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So basically for example the Enmei Ryu knife, even though more heavier than the Katori Shinto Ryu spike. It would still have to be thrown similar, since the weight is evenly distributed. As well as them being one sided points. But I'd say physics wise the knife, which is heavier, would do better from longer distance. From a traditional combat standpoint I could see how this wouldn't matter though, since(as you mentioned) they were used for distractions.
 

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It can be, but the holding position is slightly different for the Enmei Ryu variant. For those unsure, Enmei Ryu is the earlier name for Musashi's system, and there is still a branch teaching using that name (rather than Niten Ichi Ryu). Musashi said at one point that the art of Shuriken is the art of throwing a short sword, rather than what most mean when they mention Shuriken (hence the shape of the Enmei Ryu Shuriken being tanto-gata [knife shaped], as the skills are more knife-throwing than Shuriken).

As to the relative weight affecting range, there is a fair bit of trade off between them which actually just evens things out. The heavier ones will travel true-er (straighter), whereas the lighter ones will be more susceptible to be off-target, but the weight will mean gravity will affect them a bit more, limiting their range before they start to drop.

On the topic of Enmei Ryu Shuriken, Musashi was said to have used this concept in a duel against Baiken, who wielded a Kusari Gama. Musashi couldn't get past the swinging weight attached to the long chain, so he threw a short sword or knife into Baiken's chest, and as Baiken went to remove it, Musashi moved in and killed him with his sword.
 

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It can be, but the holding position is slightly different for the Enmei Ryu variant. For those unsure, Enmei Ryu is the earlier name for Musashi's system, and there is still a branch teaching using that name (rather than Niten Ichi Ryu). Musashi said at one point that the art of Shuriken is the art of throwing a short sword, rather than what most mean when they mention Shuriken (hence the shape of the Enmei Ryu Shuriken being tanto-gata [knife shaped], as the skills are more knife-throwing than Shuriken).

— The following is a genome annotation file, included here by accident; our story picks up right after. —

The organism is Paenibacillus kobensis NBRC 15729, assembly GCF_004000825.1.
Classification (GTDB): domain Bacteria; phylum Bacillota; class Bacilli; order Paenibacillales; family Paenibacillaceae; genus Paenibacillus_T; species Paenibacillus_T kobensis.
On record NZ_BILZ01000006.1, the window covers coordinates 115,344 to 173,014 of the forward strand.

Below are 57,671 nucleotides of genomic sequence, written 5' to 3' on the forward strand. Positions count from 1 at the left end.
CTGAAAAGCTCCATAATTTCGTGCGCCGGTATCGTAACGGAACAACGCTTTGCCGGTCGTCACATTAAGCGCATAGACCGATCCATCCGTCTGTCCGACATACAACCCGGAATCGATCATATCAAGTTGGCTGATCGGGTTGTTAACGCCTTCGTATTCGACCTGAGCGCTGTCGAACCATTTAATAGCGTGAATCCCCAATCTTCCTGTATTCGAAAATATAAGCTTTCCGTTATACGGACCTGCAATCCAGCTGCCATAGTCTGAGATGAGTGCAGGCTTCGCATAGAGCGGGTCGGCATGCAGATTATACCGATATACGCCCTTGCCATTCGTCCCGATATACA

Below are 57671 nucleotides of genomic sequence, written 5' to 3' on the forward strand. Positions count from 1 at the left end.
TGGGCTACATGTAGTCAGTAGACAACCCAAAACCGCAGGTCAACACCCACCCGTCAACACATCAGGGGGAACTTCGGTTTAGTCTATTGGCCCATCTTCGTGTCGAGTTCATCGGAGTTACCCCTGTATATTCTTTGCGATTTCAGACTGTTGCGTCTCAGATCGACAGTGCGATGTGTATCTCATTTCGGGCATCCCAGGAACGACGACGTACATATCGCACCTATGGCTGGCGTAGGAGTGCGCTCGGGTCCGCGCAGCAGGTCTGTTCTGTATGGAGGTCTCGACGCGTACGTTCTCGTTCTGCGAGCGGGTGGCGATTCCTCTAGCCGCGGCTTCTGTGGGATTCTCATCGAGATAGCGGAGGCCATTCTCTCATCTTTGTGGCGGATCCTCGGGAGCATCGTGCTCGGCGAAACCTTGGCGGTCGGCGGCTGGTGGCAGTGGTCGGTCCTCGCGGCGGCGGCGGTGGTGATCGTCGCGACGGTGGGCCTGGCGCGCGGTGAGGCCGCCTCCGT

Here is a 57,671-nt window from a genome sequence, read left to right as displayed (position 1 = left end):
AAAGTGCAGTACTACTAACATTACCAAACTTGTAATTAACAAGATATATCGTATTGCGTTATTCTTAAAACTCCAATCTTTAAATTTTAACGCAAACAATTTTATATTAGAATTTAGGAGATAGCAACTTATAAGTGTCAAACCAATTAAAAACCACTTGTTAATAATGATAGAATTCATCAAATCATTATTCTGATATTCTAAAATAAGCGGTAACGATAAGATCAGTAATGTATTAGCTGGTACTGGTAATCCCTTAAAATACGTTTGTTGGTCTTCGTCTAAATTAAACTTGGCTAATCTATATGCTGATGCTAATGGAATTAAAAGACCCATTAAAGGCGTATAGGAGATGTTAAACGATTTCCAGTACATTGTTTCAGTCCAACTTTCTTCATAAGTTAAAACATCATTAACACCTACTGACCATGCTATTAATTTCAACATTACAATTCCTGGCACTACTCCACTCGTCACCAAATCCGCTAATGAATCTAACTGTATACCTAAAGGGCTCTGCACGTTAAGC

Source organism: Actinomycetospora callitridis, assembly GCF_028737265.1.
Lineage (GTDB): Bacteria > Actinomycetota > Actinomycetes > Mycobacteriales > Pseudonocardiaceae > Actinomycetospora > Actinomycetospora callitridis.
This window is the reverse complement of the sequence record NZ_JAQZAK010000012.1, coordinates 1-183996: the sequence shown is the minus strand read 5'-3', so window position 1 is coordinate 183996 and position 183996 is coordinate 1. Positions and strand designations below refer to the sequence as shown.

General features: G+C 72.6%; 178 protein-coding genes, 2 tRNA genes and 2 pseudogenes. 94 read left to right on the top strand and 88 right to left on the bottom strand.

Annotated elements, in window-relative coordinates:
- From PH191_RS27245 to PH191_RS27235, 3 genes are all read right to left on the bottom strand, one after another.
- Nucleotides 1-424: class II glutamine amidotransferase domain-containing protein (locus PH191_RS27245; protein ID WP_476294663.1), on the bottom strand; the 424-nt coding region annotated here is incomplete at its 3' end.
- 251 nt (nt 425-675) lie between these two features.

As to the relative weight affecting range, there is a fair bit of trade off between them which actually just evens things out. The heavier ones will travel true-er (straighter), whereas the lighter ones will be more susceptible to be off-target, but the weight will mean gravity will affect them a bit more, limiting their range before they start to drop.

On the topic of Enmei Ryu Shuriken, Musashi was said to have used this concept in a duel against Baiken, who wielded a Kusari Gama. Musashi couldn't get past the swinging weight attached to the long chain, so he threw a short sword or knife into Baiken's chest, and as Baiken went to remove it, Musashi moved in and killed him with his sword.


I have a sinking feeling this comment is going to be one of the "ridiculous things that get said about Samurais just like with Ninjas or King Arthur's Knights" but I was under the impression that as a matter of honour, a Samurai would never throw his sword? Is that more of a wartime thing which changed over the years or just a hollywood fantasy in general?
 

Chris Parker

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Yeah, kinda ridiculous....

If it means staying alive, do it. The idea of "only following the Code of Honour of Bushido/Chivalry" is a romantic ideal removed from the actual reality. When Sasaki Kojiro met Musashi, he demonstrated his willingness to go to any length by throwing his scabbard into the water off Ganryu Island (off course, Musashi took advantage of that by taunting Kojiro, and getting inside his head....).

Really, the reason you don't throw your sword is that once you have, what do you use? That said, there are some kata within Togakure Ryu Bikenjutsu that involve throwing your sword, but they are best thought of as desperation methods.
 

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Really, the reason you don't throw your sword is that once you have, what do you use? That said, there are some kata within Togakure Ryu Bikenjutsu that involve throwing your sword, but they are best thought of as desperation methods.

That, and the fact that if a sword hits the pavement, there is a significant chance that you'll chip the edge. At best you'll dull the blade, and worst case the chip makes the blade worthless as a weapon (because it'd break upon impact) or it would be impossible to repair. That consideration is just good sense and care for a tool, rather than a romantic or emotional notion.